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To nutritiously and sustainably feed the planet, healthy and diversified diets need to be made available. By implementing a climate smart agroforestry approach that integrates food trees providing nutrient-dense foods, this solution expands smallholder farmer communities’ diets and livelihood options in East Africa.
As a result of population growth and changing diets, the demand for meat and milk is rising quickly in East and Southern Africa. This increase presents new opportunities for livestock producers but also means increased greenhouse gas emissions. The goal of the climate-smart dairy system is to improve forages and feeding strategies that increase the incomes and resilience of smallholder farmers.
By introducing the Juncao species of grass in Fiji, the Fujian Agriculture and Forestry University enabled smallholder farmers to greatly improve their incomes. Juncao can be used as feed for livestock during dry seasons and as a medium for cultivating edible and medicinal mushrooms.
Farmers across the Global South can learn from agroecological solutions presented by their peers via Access Agriculture’s online video platform. While thousands of organizations and rural service providers have freely downloaded and shared these videos from Africa, Asia and Latin America, farmers have become the largest occupational group signing up for Access Agriculture. At least sixty million farmers have seen Access Agriculture videos.
Mechanized raised-bed (MRB) irrigation is a field-configuration technology that enhances water use efficiency in dryland conditions. This technology, along with improved crop varieties and agronomic practices, is part of a MRB production package that improves farm productivity and income. For wheat in Egypt, MRB led to an average 25 percent increase in yield, more than 60 percent increase in water productivity and about 20 percent in farming cost reduction.
The International Center for Agricultural Research in the Dry Areas (ICARDA) promotes cactus pear as a crop that millions of farmers in semi-arid and dry areas can use to improve their nutrition and incomes. Cactus is a multifunctional crop, mitigating drought and combating desertification. In South Asia as well as Middle-East and North Africa (MENA), the cultivation of cactus pear increases the economic viability of small and medium-sized farms of low-income farmers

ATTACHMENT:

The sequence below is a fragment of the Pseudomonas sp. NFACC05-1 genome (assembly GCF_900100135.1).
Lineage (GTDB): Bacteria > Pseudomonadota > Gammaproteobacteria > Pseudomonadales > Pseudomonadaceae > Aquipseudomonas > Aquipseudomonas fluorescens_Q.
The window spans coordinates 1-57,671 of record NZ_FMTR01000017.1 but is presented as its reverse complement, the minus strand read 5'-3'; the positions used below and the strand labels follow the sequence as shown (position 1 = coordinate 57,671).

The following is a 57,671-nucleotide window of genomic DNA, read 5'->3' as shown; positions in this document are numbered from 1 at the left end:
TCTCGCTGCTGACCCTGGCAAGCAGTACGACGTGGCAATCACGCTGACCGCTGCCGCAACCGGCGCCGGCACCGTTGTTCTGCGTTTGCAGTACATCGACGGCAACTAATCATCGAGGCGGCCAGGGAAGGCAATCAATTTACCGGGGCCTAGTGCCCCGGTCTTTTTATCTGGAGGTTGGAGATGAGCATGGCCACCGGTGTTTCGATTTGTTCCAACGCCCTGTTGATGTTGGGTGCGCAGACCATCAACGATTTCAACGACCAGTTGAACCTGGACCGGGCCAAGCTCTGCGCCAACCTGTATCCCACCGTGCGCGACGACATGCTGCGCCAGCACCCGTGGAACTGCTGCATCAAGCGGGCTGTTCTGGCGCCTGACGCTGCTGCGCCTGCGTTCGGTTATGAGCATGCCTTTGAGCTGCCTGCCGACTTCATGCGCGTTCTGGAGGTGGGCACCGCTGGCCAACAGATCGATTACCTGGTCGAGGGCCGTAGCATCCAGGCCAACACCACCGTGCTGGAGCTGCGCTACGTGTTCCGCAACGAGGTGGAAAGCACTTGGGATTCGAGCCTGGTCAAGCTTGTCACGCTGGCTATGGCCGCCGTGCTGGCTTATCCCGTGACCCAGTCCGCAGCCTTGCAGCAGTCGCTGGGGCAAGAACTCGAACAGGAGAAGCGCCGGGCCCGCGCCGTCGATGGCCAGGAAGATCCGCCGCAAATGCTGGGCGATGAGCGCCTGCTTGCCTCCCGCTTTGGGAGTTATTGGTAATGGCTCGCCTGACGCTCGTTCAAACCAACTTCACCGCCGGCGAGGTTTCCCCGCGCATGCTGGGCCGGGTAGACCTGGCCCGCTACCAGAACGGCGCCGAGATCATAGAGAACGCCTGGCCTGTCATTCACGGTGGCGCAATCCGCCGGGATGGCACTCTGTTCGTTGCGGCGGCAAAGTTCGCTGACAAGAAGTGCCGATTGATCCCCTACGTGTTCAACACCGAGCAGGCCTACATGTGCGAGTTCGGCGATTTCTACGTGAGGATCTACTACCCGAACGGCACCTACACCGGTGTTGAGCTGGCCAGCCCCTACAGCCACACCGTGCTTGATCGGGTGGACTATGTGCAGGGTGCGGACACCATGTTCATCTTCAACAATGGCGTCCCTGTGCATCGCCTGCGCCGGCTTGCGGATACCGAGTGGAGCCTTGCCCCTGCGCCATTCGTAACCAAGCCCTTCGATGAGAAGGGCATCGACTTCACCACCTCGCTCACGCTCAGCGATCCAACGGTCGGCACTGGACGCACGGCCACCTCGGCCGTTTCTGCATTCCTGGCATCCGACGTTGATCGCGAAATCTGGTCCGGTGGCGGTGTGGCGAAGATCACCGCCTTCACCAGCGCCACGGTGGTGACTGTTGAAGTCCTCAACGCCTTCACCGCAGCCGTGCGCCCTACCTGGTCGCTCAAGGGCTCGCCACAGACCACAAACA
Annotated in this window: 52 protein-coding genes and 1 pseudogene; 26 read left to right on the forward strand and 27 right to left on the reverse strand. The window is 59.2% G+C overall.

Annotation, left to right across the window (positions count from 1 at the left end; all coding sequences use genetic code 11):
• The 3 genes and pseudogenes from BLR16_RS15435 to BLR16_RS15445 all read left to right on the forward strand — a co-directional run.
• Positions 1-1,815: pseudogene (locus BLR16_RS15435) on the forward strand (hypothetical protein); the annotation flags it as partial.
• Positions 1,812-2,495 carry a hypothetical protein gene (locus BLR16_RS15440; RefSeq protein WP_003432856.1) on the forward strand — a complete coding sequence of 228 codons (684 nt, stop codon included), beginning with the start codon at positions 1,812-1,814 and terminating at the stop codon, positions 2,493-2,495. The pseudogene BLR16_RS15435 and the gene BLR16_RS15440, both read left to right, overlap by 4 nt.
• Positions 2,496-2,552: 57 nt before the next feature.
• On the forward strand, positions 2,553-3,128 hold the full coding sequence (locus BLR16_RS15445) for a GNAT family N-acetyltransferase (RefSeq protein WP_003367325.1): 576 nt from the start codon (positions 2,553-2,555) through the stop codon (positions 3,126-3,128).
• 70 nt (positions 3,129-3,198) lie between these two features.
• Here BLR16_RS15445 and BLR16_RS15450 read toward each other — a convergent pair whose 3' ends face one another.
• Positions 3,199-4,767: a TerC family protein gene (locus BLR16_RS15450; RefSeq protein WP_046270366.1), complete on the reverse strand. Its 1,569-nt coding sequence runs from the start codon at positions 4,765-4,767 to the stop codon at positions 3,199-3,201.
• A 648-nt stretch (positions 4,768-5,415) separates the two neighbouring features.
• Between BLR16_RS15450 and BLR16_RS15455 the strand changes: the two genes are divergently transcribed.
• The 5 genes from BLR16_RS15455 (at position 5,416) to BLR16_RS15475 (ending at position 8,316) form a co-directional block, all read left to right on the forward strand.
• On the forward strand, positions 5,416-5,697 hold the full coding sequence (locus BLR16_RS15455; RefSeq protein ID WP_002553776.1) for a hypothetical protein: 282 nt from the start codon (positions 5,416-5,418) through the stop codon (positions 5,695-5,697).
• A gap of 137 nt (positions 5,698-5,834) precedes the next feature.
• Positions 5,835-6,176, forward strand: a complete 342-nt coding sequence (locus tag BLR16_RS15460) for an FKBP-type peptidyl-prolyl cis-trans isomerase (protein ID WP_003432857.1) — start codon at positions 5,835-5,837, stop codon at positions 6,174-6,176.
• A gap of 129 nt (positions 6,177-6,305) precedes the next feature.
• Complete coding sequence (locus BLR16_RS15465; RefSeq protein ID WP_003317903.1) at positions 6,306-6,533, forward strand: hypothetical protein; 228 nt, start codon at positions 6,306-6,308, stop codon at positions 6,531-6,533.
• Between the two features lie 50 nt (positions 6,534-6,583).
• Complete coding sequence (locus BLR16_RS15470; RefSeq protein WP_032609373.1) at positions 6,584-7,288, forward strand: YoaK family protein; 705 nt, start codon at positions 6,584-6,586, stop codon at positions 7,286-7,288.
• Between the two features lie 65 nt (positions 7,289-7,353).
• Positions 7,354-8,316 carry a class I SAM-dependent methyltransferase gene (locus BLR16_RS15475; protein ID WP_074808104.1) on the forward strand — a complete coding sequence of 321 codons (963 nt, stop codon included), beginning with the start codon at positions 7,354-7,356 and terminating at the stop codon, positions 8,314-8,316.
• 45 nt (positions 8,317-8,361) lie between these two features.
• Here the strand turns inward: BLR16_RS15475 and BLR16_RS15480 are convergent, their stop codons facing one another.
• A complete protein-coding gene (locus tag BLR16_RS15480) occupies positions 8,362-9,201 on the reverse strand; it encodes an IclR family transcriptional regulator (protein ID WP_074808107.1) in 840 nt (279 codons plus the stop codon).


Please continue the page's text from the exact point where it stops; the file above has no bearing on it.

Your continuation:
Supplemental irrigation provides higher and more stable yields, a lower risk of crop failure and much higher crop water productivity, which together significantly improve farmers' incomes. Supplemental irrigation helps mitigate inconsistent seasonal rainfall, which is intensifying because of climate change. Already, frequent droughts cause substantial crop losses.
When properly managed, conservation agriculture can benefit both farmers and the environment. Conservation agriculture refers to the use of technologies and practices that enhance crop productivity while improving resource-use efficiency and soil health. As an alternative to conventional tillage for rainfed drylands, it not only saves time and labour, but also conserves water and nutrients in the soil to make crop production more resilient to climate change.
The Sustainable Rangeland Management (SRM) toolkit, tested in Tunisia, lays out a scalable, holistic and multidisciplinary approach for addressing the biophysical and socio-economic trade-offs among different land uses. The toolkit helps communities, policymakers and development actors apply key sustainable rangeland management practices to targeted regions. It can play a major role in achieving a neutral level of land degradation, increased forage production and enhanced ecosystem services.